The Patrol almost fits. We'll have to measure next time. The carport is mainly to protect the Patrol from too much sun exposure.
Terrill & Lojore often chat around sunset. Lojore either comes to return tools to our house or we go and visit his building site. He's relocating his village to a place on the escarpment near our compound. He'll be our closest neighbor...probably with benefits.
Lojore's daughters, Rosemary & Jennifer like to hunt me out and try to teach me Icetod. We always end up giggling at my mistakes. I mostly giggle because I tell them I don't understand...and they just repeat themselves louder. We were huddling because it gets cold in the evening.
These two huts are the beginning of Lojore's village. They look much like the storage unit on our compound currently. His wife will make the walls out of mud soon.
One chilly night, Terrill put up our Wycliffe sign to officially mark the site and declare who we are.
Did I mention it was chilly? Come on...I'm in Uganda and it's 50 degrees outside.
A friend of mine, Nangoli Esther, wanted to pose with her son, Godwill.
Yesterday we had the great privilege of a visit from our MedAir friends. MedAir is a Christian NGO who specializes in water & sanitation projects. They came up to see the place and make us lunch. No complaints from me. Sarah has been around since early this year and we've had many good times in Kaabong. Sadly, she is leaving Uganda in December. This is one of those hard things about being a missionary and having a transient lifestyle.
MedAir's team leader, Phil, has been around since last October. He's a great volleyball expert in these parts.
Right before the MedAir visit, a friend of mine asked me to go visit his wife with him. She had just given birth to a baby girl the night before. He wanted to take her some pain pills. My friend, Francis, hadn't seen the baby yet and wasn't allowed to until a week later. I packed up some Ibuprofen, soap, sugar & tea bags and we headed down the escarpment about 1/2 an hour walk. Beth came with us and we were trailed by Ik children who had nothing better to do.
I found the baby and mother in excellent health, for the most part. An auntie is holding the baby here. The mother appeared much too tired. When I ducked into the small mud hut, the room was filled with older women and children...all admiring the baby. The air smelled of wood smoke and dust. I gave the mother some pills to swallow right away but was told that there was no water in the village. The older children had not returned from the borehole (well) yet. It was 11am. When I asked what the child's name was, they told me she hadn't been named but that they might call her 'Nakuwam'. Just in case you don't know, the people call me 'Nakuwam'. Naming the child this would probably secure them some gifts from me...so they might be hoping. After we left and started the journey home, Francis proceeded to ask me what my other names were since he'd have to give the baby a Christian name also. One day far off, someone is going to ask the Ik how they ever got the names Terrill & Amber. Our parents probably never knew how influential they were being when naming us.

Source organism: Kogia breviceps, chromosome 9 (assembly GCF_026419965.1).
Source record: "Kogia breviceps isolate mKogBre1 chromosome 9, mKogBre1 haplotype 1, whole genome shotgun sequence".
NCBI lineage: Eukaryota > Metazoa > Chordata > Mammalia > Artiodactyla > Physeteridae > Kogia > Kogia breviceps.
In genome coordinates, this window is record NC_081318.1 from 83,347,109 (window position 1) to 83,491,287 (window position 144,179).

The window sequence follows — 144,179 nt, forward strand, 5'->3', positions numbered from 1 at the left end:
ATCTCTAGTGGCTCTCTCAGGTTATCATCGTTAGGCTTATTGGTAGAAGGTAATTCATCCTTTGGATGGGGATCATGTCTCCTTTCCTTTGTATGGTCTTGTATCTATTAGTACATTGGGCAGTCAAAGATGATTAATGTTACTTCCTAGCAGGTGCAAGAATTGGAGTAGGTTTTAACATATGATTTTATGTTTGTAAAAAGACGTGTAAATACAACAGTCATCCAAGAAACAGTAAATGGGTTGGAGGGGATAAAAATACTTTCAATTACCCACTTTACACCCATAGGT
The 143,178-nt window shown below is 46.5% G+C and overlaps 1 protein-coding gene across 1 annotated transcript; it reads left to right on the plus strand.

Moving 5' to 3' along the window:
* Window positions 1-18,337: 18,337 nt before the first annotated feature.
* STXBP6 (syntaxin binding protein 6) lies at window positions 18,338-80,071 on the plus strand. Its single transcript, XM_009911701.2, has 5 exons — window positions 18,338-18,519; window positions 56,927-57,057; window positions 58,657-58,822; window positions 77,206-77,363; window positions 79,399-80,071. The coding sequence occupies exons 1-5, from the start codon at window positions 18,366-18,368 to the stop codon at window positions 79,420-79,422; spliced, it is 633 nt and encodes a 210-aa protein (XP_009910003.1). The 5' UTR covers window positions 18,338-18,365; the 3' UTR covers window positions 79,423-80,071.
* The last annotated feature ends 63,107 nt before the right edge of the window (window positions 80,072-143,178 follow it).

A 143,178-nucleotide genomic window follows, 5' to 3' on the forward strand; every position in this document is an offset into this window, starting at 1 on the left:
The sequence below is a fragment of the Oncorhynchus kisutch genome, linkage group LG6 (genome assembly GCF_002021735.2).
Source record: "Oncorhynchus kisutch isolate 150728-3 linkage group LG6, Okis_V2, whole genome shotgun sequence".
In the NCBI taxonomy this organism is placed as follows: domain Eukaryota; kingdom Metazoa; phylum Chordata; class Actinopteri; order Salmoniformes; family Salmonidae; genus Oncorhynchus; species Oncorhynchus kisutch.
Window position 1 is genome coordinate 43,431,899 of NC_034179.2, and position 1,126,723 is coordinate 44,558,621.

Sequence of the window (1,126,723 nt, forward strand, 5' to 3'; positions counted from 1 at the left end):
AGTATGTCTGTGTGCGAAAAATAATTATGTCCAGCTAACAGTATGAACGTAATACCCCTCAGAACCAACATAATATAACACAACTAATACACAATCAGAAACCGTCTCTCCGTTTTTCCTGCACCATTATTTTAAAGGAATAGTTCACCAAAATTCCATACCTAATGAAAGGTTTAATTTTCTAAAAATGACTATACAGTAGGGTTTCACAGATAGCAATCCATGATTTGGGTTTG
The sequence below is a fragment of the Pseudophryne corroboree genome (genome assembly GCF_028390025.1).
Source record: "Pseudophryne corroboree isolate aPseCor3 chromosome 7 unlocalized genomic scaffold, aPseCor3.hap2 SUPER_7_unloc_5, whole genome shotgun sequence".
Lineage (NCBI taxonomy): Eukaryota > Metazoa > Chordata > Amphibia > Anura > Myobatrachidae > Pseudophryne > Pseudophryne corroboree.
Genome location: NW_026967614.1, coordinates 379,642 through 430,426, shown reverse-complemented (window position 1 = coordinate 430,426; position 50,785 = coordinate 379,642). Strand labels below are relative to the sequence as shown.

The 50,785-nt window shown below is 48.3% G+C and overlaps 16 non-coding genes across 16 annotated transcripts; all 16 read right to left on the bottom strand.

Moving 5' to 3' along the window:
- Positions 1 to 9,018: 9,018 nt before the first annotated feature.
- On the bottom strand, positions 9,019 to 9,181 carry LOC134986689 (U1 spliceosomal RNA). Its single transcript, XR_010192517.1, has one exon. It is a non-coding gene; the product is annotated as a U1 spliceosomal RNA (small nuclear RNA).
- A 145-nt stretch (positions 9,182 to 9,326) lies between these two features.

On the way back, we met up with these older children coming from the borehole. They carry the gift of life (water) to their village. It probably takes them an hour and a half for one trip to the borehole. They live on top of the escarpment and the borehole is located in the valley.
Our first Sunday morning in Timu has just passed. At 9:30am, we trekked up to the small mud church and participated in the worship service with Pastor Jacob & his congregation. The winds blew strong outside, but the people sang and clapped, undaunted by the elements. Jacob read from Ephesians about the armor of God. He read from his English Bible, and then translated into Icetod for his people. Terrill was pleasantly surprised to realize that he could understand a lot of what Pastor Jacob preached. Working on the dictionary is really helping him to memorize Ik vocabulary. I picked out a few words here and there but am still relying on Terrill for translations. After the church service, which lasted two hours, we held a community meeting. Pastor Jacob said that many more men came to church today so they could participate in the meeting. We started the meeting by explaining who we are and what we're doing in Timu. We also talked of some problems we're facing, such as people coming to our fence at all hours of the day and begging for medicine. We've decided that I'll see people and distribute medicines on Tuesdays only, unless an emergency arises. We also talked of issues concerning our vehicle, the transportation of goods and people to Kaabong, problems with children hanging on our fence, and the possibility of having a house warming party next March when we return.
The only comments that the group made were that they're happy we're here, they want a grinding mill in Timu, and would we PLEASE talk to MedAir for them and bring a better road to Timu. MedAir sometimes helps communities to build roads. Unfortunately, MedAir isn't allowed to build a road up here at this time.
These two are random acquaintances who wanted to pose together just to be in a picture. You can't see it very well, but this woman has bigger muscles than most of the men in Timu.